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Foreword By Romulus Linney When I first met August Wilson, I told him I liked Joe Turner the best of his plays. He nodded and said he did, too. Joe Turner does not have the uproarious humor of Ma Rainey or the buried power of Fences or the perfect shape of The Piano Lesson. What it does have is theatrical beauty. That is something hard to find, let alone create, since a play is constant, demanding action. But in Joe Turner it quietly appears. Almost unnoticed, it is the heart of the play. Seth Holly¿s boardinghouse seems at first to be a rather dull place. Very little happens. When Herald Loomis appears with his daughter, Zonia, he is central to the action, but something else has been slowly growing on us, the hallmark of an August Wilson play. Here it is the hardscrabble quality of life in a 1911 Pittsburgh Hill District boardinghouse. Its people must be busy and are hard put, so be it, but they insist on their leisure. Time is taken not only to bargain, argue, gossip and disagree, but also to wonder, imagine and sing. In one glorious moment, they create nothing less than the foundation of music, without instruments. One character drums out a beat on a wooden table while others clap hands, shuffle and stomp, with primitive joy and sophisticated skill. Of course Joe Turner is a searing stage experience. August Wilson is a master of the drama. His devotion to the terrible realities of African Americans in the twentieth century is absolute, and is never neglected. Herald Loomis and his mysterious search interrupt the music and take us over again. But sometimes, in personal relations that are casual and pleasant but seem little more, under banter and humor, a quiet delight begins to rise and fall, with delicacy and wisdom. A deeper pleasure than stage conflict emerges. Yes, Herald Loomis¿s search for his wife, and the final freedom he finds in his own bones and blood, drive this amazing play. But for me, that is not its greatest achievement. Its greatest achievement is the most difficult thing to do in any play, novel, poem, painting, symphony, or any such endeavor. A creator expressing love in art is treacherous business. Love is easy to overdo. It can be well-meaning but amateurish. It must be disciplined by honesty and truth. Here a great writer shows us how it is done. He sets excitement aside. His characters and his audiences live for awhile in that calm, unpretentious affection that we, poor humans, at our best, can have for one another. This is not thrilling action. It is life at its most beautiful. I like to think that is what he meant by his play he liked the best. For my daughter, Sakina Ansari, with love and gratitude for her understanding Characters Seth Holly owner of the boardinghouse Bertha Holly his wife Bynum Walker a rootworker Rutherford Selig a peddler Jeremy Furlow a resident Herald Loomis a resident Zonia Loomis his daughter Mattie Campbell a resident Reuben Scott boy who lives next door Molly Cunningham a resident Martha Loomis Herald Loomis's wife Joe Turner's Come and Gone was initially presented as a staged reading at the Eugene O'Neill Theater Center's 1984 National Playwrights Conference. Joe Turner's Come and Gone opened on April 29, 1986 at the Yale Repertory Theatre, Lloyd Richards, Artistic Director, Benjamin Mordecai, Managing Director, in New Haven, Connecticut, With the following cast: Seth Holly Mel Winkler Bertha Holly L. Scott Caldwell Bynum Walker Ed Hall Rutherford Selig Raynor Scheine Jeremy Furlow Bo Rucker Herald Loomis Charles S. Dutton Zonia Loomis Cristal Coleman and LaJara Henderson at alternate performances Mattie Campbell Kimberleigh Burroughs Reuben Mercer Casey Lydell Badger and LaMar James Fedrick at alternate performances Molly Cunningham Kimberly Scott Martha Pentecost Angela Bassett Director: Lloyd Richards Set Design: Scott Bradley Costume Design: Pamela Peterson Lighting Design: Michael Gianitti Musical Direction: Dwight Andrews Sound Design: Matthew Wiener Production Stage Manager: Margaret Adair Stage Manager: Ethan Ruber Casting: Meg Simon/Fran Kumin The Yale Repertory Theatre production of Joe Turner's Come and Gone opened on October 2, 1987 at the Arena Stage, Zelda Fichandler, Producing Director, William Stewart, Managing Director, Douglas C. Wager, Associate Producing Director, in Washington, D.C., with the following cast: Seth Holly Mel Winkler Bertha Holly L. Scott Caldwell Bynum Walker Ed Hall Rutherford Selig Raynor Scheine Jeremy Furlow Bo Rucker Herald Loomis Delroy Lindo Zonia Loomis Kippen Hay and Kellie S. Williams at alternate performances Mattie Campbell Kimberleigh Aarn Reuben Mercer LaFontaine Oliver and Vincent Prevost at alternate performances Molly Cunningham Kimberly Scott Martha Pentecost Angela Bassett Director: Lloyd Richards Set Design: Scott Bradley Costume Design: Pamela Peterson Lighting Design: Michael Gianitti Musical Direction: Dwight Andrews Stage Manager: Karen L. Carpenter Casting Consultants: Meg Simon/Fran Kumin Joe Turner's Come and Gone opened on March 26, 1988, at the Ethel Barrymore Theatre on Broadway in New York City, with the following cast: Seth Holly Mel Winkler Bertha Holly L. Scott Caldwell Bynum Walker Ed Hall Rutherford Selig Raynor Scheine Jeremy Furlow Bo Rucker Herald Loomis Delroy Lindo Zonia Loomis Jamila Perry Mattie Campbell Kimberleigh Aarn Reuben Mercer Richard Parnell Habersham Molly Cunningham Kimberly Scott Martha Pentecost Angela Bassett Director: Lloyd Richards Set Design: Scott Bradley Costume Design: Pamela Peterson Lighting Design: Michael Gianitti Musical Direction: Dwight Andrews Production Stage Manager: Karen L. Carpenter Stage Manager: Elliott Woodruff Casting Consultants: Meg Simon/Fran Kumin Setting August, 1911. A boardinghouse in Pittsburgh. At right is a kitchen. Two doors open off the kitchen. One leads to the outhouse and Seth's workshop. The other to Seth's and Bertha's bedroom. At left is a parlor. The front door opens into the parlor, which gives access to the stairs leading to the upstairs rooms. There is a small outside playing area. The Play It is August in Pittsburgh, 1911. The sun falls out of heaven like a stone. The fires of the steel mill rage with a combined sense of industry and progress. Barges loaded with coal and iron ore trudge up the river to the mill towns that dot the Monongahela and return with fresh, hard, gleaming steel. The city flexes its muscles. Men throw countless bridges across the rivers, lay roads and carve tunnels through the hills sprouting with houses. From the deep and the near South the sons and daughters of newly freed African slaves wander into the city. Isolated, cut off from memory, having forgotten the names of the gods and only guessing at their faces, they arrive dazed and stunned, their heart kicking in their chest with a song worth singing. They arrive carrying Bibles and guitars, their pockets lined with dust and fresh hope, marked men and women seeking to scrape from the narrow, crooked cobbles and the fiery blasts of the coke furnace a way of bludgeoning and shaping the malleable parts of themselves into a new identity as free men of definite and sincere worth. Foreigners in a strange land, they carry as part and parcel of their baggage a long line of separation and dispersement which informs their sensibilities and marks their conduct as they search for ways to reconnect, to reassemble, to give clear and luminous meaning to the song which is both a wail and a whelp of joy.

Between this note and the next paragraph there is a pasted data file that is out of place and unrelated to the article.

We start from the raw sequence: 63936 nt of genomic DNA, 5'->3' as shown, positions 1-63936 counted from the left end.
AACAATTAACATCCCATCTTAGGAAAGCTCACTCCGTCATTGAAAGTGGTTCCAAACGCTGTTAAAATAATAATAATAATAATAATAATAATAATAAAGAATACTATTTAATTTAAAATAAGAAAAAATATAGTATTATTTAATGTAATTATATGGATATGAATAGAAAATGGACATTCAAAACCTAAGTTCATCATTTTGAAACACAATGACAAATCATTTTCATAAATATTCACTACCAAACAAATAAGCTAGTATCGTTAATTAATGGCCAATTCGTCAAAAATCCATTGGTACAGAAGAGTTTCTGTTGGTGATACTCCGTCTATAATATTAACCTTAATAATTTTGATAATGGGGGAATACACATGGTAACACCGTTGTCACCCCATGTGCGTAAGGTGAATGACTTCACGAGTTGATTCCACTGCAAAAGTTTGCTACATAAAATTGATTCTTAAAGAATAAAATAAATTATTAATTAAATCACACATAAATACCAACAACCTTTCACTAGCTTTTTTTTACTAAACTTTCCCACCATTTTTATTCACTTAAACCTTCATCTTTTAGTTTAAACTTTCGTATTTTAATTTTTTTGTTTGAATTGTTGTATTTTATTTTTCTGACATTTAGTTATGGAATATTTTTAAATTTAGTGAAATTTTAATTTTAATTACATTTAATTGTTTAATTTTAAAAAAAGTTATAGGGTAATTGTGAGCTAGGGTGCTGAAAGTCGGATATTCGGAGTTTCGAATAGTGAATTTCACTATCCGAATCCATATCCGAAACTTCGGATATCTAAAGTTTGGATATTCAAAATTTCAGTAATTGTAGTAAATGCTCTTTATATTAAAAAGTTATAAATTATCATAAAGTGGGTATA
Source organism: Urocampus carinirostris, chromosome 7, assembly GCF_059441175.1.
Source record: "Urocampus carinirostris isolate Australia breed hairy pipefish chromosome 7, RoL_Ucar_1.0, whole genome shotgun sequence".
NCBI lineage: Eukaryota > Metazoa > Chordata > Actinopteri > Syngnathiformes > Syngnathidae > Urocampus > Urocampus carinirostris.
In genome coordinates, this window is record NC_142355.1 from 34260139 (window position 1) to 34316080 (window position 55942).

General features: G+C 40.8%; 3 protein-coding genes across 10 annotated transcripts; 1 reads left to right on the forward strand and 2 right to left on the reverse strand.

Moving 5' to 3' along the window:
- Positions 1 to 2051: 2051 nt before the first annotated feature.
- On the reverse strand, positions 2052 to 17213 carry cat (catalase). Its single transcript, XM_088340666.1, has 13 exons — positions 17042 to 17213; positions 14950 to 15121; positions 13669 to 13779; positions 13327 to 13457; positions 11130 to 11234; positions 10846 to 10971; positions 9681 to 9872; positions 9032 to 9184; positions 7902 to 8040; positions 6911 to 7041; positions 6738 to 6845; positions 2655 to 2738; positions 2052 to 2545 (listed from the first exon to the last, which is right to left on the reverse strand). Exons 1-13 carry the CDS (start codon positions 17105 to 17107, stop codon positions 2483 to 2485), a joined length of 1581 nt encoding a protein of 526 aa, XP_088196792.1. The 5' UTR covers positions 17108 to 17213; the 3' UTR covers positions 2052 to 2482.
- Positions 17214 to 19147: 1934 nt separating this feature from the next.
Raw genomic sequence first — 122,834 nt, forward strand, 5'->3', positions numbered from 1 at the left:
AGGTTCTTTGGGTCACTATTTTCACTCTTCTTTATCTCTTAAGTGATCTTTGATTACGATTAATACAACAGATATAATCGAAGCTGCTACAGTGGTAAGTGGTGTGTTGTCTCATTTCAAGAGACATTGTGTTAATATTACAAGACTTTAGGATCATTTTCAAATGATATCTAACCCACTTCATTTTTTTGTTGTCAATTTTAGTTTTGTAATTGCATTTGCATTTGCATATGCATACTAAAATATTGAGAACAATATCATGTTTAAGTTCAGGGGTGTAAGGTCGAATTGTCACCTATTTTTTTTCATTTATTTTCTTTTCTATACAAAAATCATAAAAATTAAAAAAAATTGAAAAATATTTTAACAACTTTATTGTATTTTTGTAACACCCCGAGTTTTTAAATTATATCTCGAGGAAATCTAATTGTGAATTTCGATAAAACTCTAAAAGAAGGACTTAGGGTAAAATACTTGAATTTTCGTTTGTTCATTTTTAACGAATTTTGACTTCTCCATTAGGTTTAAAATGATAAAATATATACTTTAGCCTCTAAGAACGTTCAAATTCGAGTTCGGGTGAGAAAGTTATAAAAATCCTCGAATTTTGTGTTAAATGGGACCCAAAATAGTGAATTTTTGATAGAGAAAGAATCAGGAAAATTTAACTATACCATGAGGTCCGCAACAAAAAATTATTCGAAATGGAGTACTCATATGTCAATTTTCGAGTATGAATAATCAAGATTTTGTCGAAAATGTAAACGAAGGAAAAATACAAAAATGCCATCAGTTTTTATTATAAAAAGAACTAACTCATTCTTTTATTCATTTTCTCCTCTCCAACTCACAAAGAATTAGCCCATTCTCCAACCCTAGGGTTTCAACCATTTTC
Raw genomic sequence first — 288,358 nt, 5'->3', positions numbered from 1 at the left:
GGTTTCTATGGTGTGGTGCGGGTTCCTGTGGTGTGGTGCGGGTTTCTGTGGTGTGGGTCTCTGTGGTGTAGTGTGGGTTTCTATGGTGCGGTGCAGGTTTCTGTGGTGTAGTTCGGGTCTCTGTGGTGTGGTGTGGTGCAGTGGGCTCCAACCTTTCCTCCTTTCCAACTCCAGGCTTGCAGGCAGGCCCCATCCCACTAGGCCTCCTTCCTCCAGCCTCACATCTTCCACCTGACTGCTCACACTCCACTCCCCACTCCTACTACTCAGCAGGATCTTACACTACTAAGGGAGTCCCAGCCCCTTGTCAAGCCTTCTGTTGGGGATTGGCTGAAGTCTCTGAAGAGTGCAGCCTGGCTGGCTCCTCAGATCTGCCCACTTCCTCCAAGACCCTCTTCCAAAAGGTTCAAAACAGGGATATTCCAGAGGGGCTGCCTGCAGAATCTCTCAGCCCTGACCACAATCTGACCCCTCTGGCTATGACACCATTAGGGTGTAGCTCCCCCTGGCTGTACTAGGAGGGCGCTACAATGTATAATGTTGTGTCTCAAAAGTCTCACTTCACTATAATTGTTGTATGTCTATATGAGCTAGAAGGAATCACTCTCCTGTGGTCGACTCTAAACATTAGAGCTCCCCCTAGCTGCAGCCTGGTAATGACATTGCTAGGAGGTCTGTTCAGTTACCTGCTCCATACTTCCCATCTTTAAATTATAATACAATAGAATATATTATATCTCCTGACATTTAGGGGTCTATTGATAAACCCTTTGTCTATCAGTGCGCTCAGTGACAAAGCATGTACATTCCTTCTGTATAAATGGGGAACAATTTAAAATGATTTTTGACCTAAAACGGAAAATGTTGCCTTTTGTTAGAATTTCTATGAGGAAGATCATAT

Library of Congress Subject Headings for this publication:
African Americans -- Drama.
Nineteen tens -- Drama.
Boardinghouses -- Drama.
Pittsburgh (Pa.) -- Drama.
Historical drama. gsafd.